- Contingency management. Therapists who use this form of treatment offer their clients rewards when they provide urine samples that contain no drugs. Gift cards to restaurants, gyms and movie theaters are common rewards.
In some cases, the addict also has mental illnesses that should be addressed during therapy. These mental illnesses can stand in the way of healing and make a relapse more likely. For example, an article in the Archives of General Psychiatry found that depression was closely linked to relapse rates for opioids, particularly if the addict had a history of depression and was then faced with a trauma such as a breakup with a partner or a death in the family. The researchers also found, however, that this risk of relapse was ameliorated when the addict participated in therapy. This seems to indicate that while mental illness and relapse are linked, therapies can help weaken that link.
People who abuse opiates often live isolated lives. They may feel as though their addiction keeps them from truly relating to others, and they may withdraw into themselves as a result. This social isolation can tend to feed the addiction, as the addict truly has no outside distraction to focus on when a craving strikes. In some cases, participating in a group meeting with other addicts can help to break down that sense of isolation and help the addict learn to make friends and relate to others once more.
There are several forms of community meetings for opiate abusers, including Narcotics Anonymous and the SMART Recovery program. In most cases, the addicts are allowed to listen to other addicts share their stories, and they’re encouraged to share stories of their own. The meetings are often somewhat informal, and often, there are no fees or dues associated with attendance. These meetings can have a profound impact on the life of an addict. For example, according to an article published in the journal Drug and Alcohol Dependence, people who attended Narcotics Anonymous meetings on a regular basis were more likely to stay sober than people who did not. It’s clear that this model tends to help people.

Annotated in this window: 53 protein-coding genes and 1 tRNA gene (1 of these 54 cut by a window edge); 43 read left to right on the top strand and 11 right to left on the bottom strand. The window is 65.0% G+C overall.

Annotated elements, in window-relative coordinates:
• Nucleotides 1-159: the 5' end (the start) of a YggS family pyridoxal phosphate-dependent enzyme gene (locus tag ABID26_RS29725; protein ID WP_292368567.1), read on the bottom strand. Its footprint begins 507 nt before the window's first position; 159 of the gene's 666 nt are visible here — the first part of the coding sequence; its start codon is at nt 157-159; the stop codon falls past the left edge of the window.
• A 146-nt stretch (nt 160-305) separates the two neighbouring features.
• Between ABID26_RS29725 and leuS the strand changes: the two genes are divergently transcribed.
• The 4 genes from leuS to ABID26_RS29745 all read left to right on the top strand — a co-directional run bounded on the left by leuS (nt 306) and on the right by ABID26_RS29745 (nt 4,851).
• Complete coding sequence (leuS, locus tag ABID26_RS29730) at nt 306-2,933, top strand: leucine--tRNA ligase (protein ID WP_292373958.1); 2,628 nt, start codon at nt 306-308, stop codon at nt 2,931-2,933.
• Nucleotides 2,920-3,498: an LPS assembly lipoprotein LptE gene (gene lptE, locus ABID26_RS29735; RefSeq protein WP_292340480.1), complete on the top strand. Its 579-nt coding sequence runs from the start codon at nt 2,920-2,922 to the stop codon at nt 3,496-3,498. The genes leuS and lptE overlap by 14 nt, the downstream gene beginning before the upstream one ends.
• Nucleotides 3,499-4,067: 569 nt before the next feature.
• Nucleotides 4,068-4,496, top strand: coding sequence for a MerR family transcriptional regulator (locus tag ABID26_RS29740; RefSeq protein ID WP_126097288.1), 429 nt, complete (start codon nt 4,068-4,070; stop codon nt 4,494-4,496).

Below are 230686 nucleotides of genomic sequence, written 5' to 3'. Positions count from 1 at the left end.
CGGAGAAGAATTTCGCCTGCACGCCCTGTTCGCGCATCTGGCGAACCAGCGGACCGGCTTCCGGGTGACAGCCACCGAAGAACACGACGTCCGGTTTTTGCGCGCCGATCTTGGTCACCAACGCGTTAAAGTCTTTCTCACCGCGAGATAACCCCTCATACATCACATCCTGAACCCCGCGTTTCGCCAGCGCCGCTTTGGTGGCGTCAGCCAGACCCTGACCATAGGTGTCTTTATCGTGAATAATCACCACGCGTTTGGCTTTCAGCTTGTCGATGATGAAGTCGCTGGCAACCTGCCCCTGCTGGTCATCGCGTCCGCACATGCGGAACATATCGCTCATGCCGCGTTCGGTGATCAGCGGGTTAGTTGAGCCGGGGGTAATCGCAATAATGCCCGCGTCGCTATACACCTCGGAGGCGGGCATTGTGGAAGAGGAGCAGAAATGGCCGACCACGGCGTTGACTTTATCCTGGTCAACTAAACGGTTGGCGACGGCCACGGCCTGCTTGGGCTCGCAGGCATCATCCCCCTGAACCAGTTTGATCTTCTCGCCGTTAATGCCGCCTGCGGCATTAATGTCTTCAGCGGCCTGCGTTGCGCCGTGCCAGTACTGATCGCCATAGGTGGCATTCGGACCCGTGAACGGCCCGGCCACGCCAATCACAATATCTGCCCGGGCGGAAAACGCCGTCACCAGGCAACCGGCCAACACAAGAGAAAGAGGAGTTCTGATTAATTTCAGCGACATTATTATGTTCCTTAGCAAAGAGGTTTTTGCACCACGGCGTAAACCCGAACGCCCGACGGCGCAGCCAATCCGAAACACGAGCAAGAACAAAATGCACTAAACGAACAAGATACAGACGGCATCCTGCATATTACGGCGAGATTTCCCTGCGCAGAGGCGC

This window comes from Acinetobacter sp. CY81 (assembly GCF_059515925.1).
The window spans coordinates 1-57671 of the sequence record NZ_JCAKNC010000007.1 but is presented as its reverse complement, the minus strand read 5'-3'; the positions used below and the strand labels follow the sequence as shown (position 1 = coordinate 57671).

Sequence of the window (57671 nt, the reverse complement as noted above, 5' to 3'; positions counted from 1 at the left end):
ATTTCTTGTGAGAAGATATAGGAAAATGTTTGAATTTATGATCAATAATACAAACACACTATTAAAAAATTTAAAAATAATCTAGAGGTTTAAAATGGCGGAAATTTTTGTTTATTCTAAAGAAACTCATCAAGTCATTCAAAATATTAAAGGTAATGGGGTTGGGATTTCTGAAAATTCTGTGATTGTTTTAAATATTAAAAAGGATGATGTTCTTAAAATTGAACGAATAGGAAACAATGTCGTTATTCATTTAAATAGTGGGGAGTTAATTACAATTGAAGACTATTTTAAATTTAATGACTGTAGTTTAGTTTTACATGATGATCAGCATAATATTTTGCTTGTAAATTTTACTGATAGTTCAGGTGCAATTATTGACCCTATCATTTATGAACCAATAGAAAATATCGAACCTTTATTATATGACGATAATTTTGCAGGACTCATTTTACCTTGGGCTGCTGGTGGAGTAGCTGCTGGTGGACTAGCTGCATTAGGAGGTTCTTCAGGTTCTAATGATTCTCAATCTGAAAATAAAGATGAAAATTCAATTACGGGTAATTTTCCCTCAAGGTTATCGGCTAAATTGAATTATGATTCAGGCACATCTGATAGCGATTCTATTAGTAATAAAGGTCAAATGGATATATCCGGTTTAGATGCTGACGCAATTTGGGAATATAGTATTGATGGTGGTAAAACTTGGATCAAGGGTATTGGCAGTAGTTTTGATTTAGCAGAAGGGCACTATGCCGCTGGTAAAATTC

What to Expect
In most cases, rehabilitation programs begin when opiate detoxification ends. The addict has no drugs in his or her system and has agreed to enter a treatment program to continue the work of recovery. Then, the addict begins participating in one-on-one sessions with a counselor and attending group meetings. Sometimes, the addict is living in a facility for these treatments. In other cases, the addict lives at home and goes through these treatments on an outpatient basis.
While the addict is working hard on these therapies, the family has a strong role to play. According to a study published in the journal Substance Abuse and Misuse, people who tend to succeed in rehabilitation programs have jobs and strong family ties.
Families may feel helpless when it comes to providing support, but there are some concrete steps families can take, including:
- Removing all drugs from the house. Opiate addicts can obtain a similar high from prescription painkillers, so those drugs remain a strong temptation. It’s best to remove that temptation altogether.
- Encouraging the addict to talk about his or her feelings. Providing a listening ear can be an immense help.
- Attending group meetings for family members. There are several support groups for families of opiate addicts, including Nar-Anon. Families who attend these meetings can learn more about the addiction process, and how they can help their loved one recover.
- Staying positive. Praising the addict for his or her recovery may be a great way to help that person stay motivated to heal.
If you’d like more information on opiate addiction and the addiction treatment process, call us at the number above. Our professional counselors are on hand and ready to answer any questions you may have.
Speak with an Admissions Coordinator 877-345-8494